His introduction to the Dublin camp was equally fortuitous.

"One of the lads was the goalkeeper for the Dublin minors," says Brian. "They were saying they had to get another goalkeeper in as well. Someone said, 'Would it be worth our while bringing in Clucko?' That was it from there on in."

The young man took nothing for granted. Like all great sports people, Cluxton applied himself.

"He worked his arse off," says Brian. "He became what he is today through hard work. Back then you rarely had a full-time goalkeeping coach. But Paul Caffrey brought in Gary Matthews to work with Clucko."

"Even as a minor, the set up that year brought in Brian Moran, a Kerryman who was a teacher in St. David's, and he worked with Clucko," recalls Brian.

It's been Cluxton's accurate kick-outs, prompt decision-making and ability to marshall attacks, that changed the face of football.

"The big thing for teams playing against Dublin has been, 'How do we deal with the Cluxton thing'?" states Brian.

"Back then they worked out a routine with his kick-outs to Ciarán Whelan and, particularly, Shane Ryan," says Talty.

"Then they started with short kick-outs.

Disaster

"That changed everything again. The short kick-out was a disaster for traditional midfielders.

"Now that they're beginning to stop the short kick-out, it's going longer again," he adds.

"It's all changing. Last week when Galway were taking short kick-outs then Roscommon were pushing up on their men, which was crazy."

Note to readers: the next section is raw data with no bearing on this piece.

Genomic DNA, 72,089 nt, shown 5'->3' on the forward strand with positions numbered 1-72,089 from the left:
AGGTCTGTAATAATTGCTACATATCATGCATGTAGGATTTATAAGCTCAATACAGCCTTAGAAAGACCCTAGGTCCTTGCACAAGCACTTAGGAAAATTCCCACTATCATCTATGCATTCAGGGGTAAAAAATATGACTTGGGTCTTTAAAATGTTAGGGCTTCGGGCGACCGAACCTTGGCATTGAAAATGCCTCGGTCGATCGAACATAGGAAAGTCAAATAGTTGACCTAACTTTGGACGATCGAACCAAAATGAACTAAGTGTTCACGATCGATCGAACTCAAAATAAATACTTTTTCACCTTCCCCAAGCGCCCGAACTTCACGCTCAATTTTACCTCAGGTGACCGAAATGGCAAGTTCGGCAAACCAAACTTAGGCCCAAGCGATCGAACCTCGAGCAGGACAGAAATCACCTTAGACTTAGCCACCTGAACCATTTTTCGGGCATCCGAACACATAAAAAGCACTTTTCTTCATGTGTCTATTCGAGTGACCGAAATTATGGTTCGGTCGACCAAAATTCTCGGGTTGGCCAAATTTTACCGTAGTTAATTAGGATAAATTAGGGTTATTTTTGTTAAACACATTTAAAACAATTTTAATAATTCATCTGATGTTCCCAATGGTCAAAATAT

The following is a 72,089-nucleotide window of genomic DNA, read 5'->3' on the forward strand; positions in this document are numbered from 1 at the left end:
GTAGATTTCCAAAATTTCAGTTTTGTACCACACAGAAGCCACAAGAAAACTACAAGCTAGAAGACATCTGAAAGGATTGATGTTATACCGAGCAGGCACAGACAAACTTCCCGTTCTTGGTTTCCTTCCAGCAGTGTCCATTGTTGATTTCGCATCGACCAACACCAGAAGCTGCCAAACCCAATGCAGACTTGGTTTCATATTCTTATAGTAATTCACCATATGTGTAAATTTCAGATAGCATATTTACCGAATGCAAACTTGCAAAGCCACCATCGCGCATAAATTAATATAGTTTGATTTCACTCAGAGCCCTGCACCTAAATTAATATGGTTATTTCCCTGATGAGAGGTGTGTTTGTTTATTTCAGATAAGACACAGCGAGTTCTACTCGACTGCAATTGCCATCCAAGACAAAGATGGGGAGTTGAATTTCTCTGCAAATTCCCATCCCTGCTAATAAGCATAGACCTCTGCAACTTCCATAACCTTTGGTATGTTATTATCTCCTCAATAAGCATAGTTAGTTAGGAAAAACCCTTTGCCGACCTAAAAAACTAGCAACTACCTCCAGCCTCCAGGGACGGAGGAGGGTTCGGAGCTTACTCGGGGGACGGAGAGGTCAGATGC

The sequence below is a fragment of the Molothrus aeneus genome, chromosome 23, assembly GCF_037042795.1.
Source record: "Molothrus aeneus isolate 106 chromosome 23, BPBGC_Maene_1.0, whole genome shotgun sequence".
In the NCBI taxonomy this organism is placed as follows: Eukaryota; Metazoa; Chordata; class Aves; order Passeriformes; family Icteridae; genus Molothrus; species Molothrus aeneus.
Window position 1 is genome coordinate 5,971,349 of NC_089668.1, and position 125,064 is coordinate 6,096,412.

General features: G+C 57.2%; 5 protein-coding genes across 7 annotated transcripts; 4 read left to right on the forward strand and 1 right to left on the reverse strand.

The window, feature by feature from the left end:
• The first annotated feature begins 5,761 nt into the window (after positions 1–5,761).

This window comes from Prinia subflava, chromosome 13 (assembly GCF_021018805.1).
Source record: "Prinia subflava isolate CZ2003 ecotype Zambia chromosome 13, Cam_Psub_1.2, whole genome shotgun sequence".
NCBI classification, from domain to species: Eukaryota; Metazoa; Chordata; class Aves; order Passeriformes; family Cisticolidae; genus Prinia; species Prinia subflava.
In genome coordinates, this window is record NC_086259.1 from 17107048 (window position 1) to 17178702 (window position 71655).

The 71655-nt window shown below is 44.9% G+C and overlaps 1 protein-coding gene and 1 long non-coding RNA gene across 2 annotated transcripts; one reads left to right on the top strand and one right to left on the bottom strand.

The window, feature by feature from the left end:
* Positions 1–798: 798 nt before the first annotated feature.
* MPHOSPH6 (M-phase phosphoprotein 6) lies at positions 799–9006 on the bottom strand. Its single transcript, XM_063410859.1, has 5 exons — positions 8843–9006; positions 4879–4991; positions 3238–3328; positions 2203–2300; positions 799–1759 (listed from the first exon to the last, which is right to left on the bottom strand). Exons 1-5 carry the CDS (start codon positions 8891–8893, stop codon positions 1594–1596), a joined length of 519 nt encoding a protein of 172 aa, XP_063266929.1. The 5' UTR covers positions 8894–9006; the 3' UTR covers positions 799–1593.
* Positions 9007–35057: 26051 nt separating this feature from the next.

The radical difference that Cluxton has forced on football can be viewed in better perspective from even further back.

Inconceivable though it may seem, goalkeepers were sometimes treated as lads who hung around with footballers.

"There was a time when the goalkeeper used to place the ball for the kick-out," recalls a bemused Talty.

"You might remember Johnny Geraghty (Galway's keeper during their golden era during the 1960s) would place the ball and (corner-back) Enda Colleran would come up to kick it and drive it out the field. Then they realised they were leaving an extra man out the field."

It should be said that Johnny Geraghty wasn't the only one fulfilling this function.

"John O'Leary and other fellas did change things," says Brian.

"The training the goalkeepers do now is unbelievable. There are two goalkeepers and the goalkeeping coach is working with them continuously."

The first goalkeeper Brian saw working so diligently was Shane Curran.

"I never saw a goalkeeper training as hard as he did when I was involved with Roscommon back in 2000," says Brian.